Understanding your Small Business Strategy and Plan
February 19, 2015
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If you have followed some of our previous posts, than you know we are stressing the importance of understanding your financial situation in order to plan correctly.  Most notably, understanding small business accounting and taxes and how they impact your small business strategy.

In order to grow your business, then you will need a plan of action.  Naturally, part of that plan must include costs.

How much will it cost to get going?

The SBA offers a nice overview on how to estimate the cost of starting from scratch and how to guesstimate your starting costs.  The essentials are pretty intuitive:

  • Identify and List Expected Expenses (standard things like your web site)
  • Identify Things You Need (known as “capital expenditures” and would include Photoshop for an artist)
  • Establish your Runway (how much money do you have to start and how much are your monthly expenses?  the difference is your runway – how much time you have (measured in months) to find customers that pay and cover your monthly expenses)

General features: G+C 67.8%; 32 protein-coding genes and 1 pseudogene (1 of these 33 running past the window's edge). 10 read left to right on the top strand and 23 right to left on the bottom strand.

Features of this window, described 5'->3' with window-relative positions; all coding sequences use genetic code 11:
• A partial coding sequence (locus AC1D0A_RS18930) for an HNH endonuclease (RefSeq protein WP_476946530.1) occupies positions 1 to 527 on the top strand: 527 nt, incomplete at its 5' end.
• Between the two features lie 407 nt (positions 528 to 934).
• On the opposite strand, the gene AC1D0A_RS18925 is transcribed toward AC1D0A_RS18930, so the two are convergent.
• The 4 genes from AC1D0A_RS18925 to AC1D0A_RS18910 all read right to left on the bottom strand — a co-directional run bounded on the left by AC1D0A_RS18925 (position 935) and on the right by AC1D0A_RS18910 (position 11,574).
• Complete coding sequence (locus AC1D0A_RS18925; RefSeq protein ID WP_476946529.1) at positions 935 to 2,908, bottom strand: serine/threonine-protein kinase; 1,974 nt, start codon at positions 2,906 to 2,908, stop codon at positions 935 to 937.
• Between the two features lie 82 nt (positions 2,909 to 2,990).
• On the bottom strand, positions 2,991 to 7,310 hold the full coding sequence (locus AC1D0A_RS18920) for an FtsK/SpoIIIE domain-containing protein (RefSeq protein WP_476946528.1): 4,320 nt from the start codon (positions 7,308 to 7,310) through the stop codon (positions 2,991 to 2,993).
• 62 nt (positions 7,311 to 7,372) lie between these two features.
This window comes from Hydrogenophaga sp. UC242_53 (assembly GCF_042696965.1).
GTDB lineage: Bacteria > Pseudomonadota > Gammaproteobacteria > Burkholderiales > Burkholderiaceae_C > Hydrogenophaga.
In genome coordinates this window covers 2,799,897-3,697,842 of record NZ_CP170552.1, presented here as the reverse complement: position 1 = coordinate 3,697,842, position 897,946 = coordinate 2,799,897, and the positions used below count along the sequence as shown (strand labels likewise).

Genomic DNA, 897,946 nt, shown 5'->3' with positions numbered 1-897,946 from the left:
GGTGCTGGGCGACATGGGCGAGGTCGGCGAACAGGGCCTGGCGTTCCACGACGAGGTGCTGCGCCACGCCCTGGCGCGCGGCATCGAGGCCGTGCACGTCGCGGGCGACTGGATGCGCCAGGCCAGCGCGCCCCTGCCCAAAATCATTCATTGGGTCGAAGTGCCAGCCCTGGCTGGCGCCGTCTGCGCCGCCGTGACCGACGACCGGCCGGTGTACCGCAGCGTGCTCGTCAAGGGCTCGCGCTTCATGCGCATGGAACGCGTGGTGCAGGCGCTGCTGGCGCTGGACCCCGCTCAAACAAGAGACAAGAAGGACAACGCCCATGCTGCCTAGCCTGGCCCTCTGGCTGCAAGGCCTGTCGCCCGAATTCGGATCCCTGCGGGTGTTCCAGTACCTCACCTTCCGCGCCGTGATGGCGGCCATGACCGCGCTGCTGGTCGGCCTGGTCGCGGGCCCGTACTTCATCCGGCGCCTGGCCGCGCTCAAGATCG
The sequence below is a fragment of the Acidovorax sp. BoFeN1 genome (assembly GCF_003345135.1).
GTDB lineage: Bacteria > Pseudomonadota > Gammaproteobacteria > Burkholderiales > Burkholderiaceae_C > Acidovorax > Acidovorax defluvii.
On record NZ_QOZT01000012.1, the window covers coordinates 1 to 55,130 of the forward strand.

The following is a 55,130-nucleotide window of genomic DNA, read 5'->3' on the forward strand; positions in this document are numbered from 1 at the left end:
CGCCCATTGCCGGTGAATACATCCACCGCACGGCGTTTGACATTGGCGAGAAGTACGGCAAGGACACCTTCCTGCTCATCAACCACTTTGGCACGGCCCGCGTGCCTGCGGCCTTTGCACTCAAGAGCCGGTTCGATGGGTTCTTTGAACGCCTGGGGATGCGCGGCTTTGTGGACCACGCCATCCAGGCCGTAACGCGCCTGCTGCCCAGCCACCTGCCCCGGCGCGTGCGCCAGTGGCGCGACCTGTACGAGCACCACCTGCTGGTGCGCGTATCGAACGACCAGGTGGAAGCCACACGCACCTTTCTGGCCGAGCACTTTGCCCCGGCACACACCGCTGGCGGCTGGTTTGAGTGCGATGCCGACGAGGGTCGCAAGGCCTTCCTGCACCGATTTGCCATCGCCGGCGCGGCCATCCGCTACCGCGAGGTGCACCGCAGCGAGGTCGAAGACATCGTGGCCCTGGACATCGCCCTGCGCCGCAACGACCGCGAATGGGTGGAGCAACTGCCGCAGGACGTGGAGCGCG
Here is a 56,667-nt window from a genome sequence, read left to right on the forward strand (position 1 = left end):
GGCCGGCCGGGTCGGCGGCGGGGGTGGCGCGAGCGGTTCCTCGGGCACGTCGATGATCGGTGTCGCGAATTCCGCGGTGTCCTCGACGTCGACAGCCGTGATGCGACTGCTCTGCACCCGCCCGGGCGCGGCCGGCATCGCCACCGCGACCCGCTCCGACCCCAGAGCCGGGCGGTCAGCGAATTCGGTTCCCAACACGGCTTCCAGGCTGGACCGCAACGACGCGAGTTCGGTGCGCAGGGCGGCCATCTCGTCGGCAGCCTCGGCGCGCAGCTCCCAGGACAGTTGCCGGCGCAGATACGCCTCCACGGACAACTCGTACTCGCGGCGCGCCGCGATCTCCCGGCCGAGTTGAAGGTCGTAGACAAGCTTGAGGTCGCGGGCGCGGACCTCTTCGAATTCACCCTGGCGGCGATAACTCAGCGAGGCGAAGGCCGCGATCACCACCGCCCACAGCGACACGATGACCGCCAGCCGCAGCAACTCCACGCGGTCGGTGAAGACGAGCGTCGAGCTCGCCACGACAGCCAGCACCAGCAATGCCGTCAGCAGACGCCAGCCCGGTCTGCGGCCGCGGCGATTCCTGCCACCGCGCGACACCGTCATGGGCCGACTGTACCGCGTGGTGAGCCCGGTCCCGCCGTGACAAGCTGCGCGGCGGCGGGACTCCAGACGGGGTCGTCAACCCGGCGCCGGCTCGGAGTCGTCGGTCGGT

As an entrepreneur, then your business may also be your main source of income.  If this is the case, then many of the guides relates solely to your business health.  You will also need to calculate your personal living costs.  If you need your business to provide monthly income to pay your mortgage or rent, then it is important to understand prior to quitting your job.  The beauty of the plan is simple: now you know you need to save some more money in order to start your company full-time and still afford your house.

Kabbage, which looks to connect entrepreneurs with access to funding, provides an extensive list of Small Business Guides:

  • Funding and Financing
  • Marketing
  • Optimizing and Streamling
  • Selling
  • Workplace and Culture
  • Technology and Inventory

Interestingly, there are about 3X the number of guides for funding and financing as there are for workplace and culture.  As the saying goes: It takes money to make money.

But does this make sense?

Obviously, businesses have expenses.  Products take money to develop.  Social media and blogging enables you to find your voice, but PPC campaigns require budgets.  It takes time to build an organic following, perhaps years and definitely months.

Why does this matter?

If you need funding and look to external sources (especially outside of your beloved friends and family), then investors need to connect to your mission.

And your mission guides your workplace and company culture.  The mission helps drive engagement with your prospective customers, so it helps drive growth.

Often, people focus solely on money (which is important), but in the search for funding, don’t forget why you started your company.  The mission resonates not only with customers, but also investors.